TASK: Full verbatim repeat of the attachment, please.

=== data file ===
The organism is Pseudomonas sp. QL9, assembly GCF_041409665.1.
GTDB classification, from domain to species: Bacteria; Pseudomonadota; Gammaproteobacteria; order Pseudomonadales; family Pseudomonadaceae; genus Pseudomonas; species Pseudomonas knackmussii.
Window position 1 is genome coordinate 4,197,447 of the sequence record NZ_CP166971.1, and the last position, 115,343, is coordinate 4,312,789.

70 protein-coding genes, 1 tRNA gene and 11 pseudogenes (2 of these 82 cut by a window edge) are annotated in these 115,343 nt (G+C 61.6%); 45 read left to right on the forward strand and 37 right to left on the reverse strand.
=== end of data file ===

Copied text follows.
The organism is Pseudomonas sp. QL9, assembly GCF_041409665.1.
GTDB classification, from domain to species: Bacteria; Pseudomonadota; Gammaproteobacteria; order Pseudomonadales; family Pseudomonadaceae; genus Pseudomonas; species Pseudomonas knackmussii.
Window position 1 is genome coordinate 4,197,447 of the sequence record NZ_CP166971.1, and the last position, 115,343, is coordinate 4,312,789.

70 protein-coding genes, 1 tRNA gene and 11 pseudogenes (2 of these 82 cut by a window edge) are annotated in these 115,343 nt (G+C 61.6%); 45 read left to right on the forward strand and 37 right to left on the reverse strand.